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So, what does the future hold? The Virus has shattered the myth of the "individual" living in their own head, making rational choices, unfettered by society or wider norms. This social construct, beloved of much Western theory, is an illusion. Individuals are always part of something bigger

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Are you infecting someone?  Or is someone infecting you?  Carl Jung wondered if the psychotherapists and their patient were always infecting one another, psychically speaking.  He thought the most powerful interactions between patients and therapists was along the fault-lines that they both shared.  But he also worried that this was very dangerous for the therapist, who could succumb to a "psychic infection", and lose their own footing.  That's why psychotherapists have their own therapy, or supervision, in order to clean this "psychic wounds", which may become reinfected.  Nowadays, relational psychotherapists focus on the intersubjective field between therapists and client, arguing that the therapy process is co-created, with the unique direction of the therapy dependent on the specific intermingling of two subjectivities.  The idea is that both therapist and client are mutually affecting and influencing each other throughout the session, both consciously and unconsciously.  It is this "intersubjective field" where the therapy takes place.

The idea of a field is pertinent to the virus.  Suddenly, we are aware of our interactions and our environments. We are no longer free floating individuals bouncing about in our own worlds.  We are social creatures, in social contact, in social environments.  Recent attempts from governments to control our movements and interactions range from benign to draconian; all of them attempt to withdraw us from our social contexts and situations.  We are being withdrawn from "intersubjective fields."  But of course, it is very hard to be indivdual on your own.  Even to be an individual you need other people, and certain contexts.

The virus has laid bare our interdependence on each other.  There is even a hierarchy on who we depend on most, medical staff, energy workers, supermarket workers and so on.  Usually, these interdependencies are hidden from our minds. We value "independence" and "resilience".  However, the current situation has placed our "vulnerabilities" and "dependencies" to the forefront of our minds.  Suddenly, we wonder, who will take care of us if we get sick?  Will we recover with mild symptoms, or will we be hospitalised?  Will our livelihoods recover, or will we find ourselves unemployed?  Will the people we love be affected or will they recover?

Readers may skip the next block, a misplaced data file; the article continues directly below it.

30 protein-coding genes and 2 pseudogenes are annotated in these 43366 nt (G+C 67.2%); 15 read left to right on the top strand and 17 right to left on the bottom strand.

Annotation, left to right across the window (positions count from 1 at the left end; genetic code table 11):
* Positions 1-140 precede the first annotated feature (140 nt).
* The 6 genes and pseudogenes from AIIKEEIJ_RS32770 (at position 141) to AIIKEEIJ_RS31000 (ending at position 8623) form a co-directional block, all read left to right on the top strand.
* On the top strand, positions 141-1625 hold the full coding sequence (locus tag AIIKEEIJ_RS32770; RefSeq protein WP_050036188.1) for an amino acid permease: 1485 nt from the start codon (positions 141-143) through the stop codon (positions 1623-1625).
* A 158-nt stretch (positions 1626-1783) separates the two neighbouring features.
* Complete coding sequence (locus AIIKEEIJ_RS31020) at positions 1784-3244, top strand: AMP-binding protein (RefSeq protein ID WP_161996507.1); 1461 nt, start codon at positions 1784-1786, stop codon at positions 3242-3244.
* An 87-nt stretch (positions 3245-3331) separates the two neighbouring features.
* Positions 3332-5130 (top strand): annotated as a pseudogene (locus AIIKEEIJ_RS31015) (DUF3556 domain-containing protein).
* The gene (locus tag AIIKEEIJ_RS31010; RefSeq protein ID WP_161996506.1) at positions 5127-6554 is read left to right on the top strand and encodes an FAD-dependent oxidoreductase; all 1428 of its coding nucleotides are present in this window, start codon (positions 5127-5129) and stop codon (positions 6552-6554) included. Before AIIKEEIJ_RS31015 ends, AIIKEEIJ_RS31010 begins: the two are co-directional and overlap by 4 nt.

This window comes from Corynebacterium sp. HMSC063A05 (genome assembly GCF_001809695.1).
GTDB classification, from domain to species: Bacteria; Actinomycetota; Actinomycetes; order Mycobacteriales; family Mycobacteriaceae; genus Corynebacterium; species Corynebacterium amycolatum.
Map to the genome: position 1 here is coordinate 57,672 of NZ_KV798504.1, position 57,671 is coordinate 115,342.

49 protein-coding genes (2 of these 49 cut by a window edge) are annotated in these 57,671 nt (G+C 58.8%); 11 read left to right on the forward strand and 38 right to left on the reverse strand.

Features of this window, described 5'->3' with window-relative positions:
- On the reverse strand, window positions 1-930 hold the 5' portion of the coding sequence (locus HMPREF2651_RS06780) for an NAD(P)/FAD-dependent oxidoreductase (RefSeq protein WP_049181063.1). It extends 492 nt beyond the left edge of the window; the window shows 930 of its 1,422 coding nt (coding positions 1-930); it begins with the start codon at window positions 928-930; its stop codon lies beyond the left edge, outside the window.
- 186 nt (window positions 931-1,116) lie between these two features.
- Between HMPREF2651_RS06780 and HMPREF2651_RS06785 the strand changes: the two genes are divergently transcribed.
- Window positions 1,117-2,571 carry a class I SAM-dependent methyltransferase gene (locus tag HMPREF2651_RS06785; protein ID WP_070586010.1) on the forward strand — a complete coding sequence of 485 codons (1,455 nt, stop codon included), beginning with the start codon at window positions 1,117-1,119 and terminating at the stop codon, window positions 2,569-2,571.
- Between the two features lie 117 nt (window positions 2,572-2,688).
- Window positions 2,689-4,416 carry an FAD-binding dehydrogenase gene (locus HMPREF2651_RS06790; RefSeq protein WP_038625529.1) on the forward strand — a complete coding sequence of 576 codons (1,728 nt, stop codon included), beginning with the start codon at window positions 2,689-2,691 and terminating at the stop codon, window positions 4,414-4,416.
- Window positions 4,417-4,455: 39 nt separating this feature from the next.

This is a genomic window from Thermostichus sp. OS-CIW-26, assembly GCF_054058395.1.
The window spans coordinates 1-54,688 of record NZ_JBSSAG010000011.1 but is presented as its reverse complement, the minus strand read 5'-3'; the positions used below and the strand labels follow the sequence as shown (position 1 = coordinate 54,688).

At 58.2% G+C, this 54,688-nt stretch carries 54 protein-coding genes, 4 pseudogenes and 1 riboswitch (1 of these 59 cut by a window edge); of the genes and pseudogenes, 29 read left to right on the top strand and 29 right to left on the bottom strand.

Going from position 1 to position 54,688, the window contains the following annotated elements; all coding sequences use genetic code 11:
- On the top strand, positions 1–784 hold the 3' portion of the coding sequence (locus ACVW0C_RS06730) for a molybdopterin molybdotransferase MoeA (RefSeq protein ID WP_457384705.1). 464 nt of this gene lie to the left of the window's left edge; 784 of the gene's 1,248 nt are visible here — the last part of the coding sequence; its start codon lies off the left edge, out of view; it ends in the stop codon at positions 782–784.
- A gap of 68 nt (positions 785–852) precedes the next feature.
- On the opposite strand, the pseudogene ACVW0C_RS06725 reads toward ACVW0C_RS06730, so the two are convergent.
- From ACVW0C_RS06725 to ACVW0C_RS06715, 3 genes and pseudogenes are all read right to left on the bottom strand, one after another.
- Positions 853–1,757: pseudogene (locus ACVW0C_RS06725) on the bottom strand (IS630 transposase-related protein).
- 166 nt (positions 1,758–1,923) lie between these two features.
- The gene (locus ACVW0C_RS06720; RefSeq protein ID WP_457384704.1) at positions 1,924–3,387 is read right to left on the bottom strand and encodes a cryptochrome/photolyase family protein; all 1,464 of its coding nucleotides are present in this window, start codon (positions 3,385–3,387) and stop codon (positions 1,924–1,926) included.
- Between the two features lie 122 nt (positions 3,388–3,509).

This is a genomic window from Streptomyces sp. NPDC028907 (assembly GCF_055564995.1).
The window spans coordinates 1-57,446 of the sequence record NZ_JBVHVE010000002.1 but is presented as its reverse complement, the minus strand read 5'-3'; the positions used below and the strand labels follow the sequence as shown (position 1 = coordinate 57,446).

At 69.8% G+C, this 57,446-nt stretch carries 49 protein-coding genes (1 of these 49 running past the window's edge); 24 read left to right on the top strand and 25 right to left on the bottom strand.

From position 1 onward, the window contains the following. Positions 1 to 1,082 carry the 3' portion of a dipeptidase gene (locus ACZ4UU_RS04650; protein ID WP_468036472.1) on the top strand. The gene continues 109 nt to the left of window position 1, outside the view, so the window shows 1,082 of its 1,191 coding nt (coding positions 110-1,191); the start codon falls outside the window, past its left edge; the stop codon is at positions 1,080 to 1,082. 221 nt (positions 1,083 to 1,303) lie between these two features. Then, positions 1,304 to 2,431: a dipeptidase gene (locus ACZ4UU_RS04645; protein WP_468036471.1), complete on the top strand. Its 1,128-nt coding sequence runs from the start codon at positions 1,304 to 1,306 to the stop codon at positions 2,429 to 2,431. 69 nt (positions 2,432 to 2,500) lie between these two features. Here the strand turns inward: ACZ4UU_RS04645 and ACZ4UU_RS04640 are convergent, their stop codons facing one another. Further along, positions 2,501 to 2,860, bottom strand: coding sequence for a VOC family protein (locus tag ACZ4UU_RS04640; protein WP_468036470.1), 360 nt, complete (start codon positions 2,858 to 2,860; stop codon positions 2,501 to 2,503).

The "herd" approach which the UK government was taking until a few days ago, assumes that we are social creatures, and that most of us will be infected at some point, and need to develop immunity.  This is interesting from a political party that said that there is no such thing as society.  Well, now they seem to think that there is.  In fact, the government is stepping into a "big state" role, a "parental role", advising us what we can and cannot do.  In the coming days it will step in to bail out industries that cannot afford to pay their staff or keep going.  The government will be required to keep society operating at some level, although in a very reduced fashion, unlike anything we have experienced in recent history.

In the last few days it has stepped back from the herd approach, as it feels, with the latest scientific models, that this may be irresponsible.  So, rather like a strict parent, who doesn't like not being in control, but doesn't want to come down to heavy, it is giving out stern advice to citizens, without actually placing them under house arrest.  Although there is a sense that they could change their mind at any minute, and get really really strict.  

In many parts of the world, the economic and political environment means that huge parts of the population have, on a daily basis, for many years, faced power cuts, water shortages, and frequent health emergencies; in such situations, people experience their own vulnerablity and interdependence on each other and their environment on a daily basis.  In the affluent west, many people have been insulated from this brutal and unsettling reality.  However, the virus has thrown everyone into their own personal and collective experience of instability.  The video clips of people fighting over toilet paper or hand gels in their local Aldi maybe rather comic; and we may think we are above all that.  Again, the waiting list on ocado may feel rather bizarre and surreal.  Yet, these comic interludes hint at the shift in our group mind and behaviour.  We are regressing to a more instinctual and primitive state, where we seek to hunker down, and protect ourselves and those around us.  No doubt, in the coming days, our light hearted approach to the virus will be replaced by something more urgent and disturbing.  During these times we will need each other more than ever before.


Ajay Khandelwal PhD

Ajay Khandelwal is an experienced psychotherapist and consultant. He welcomes contact and enquiries and is accepting new clients via zoom during the shut down.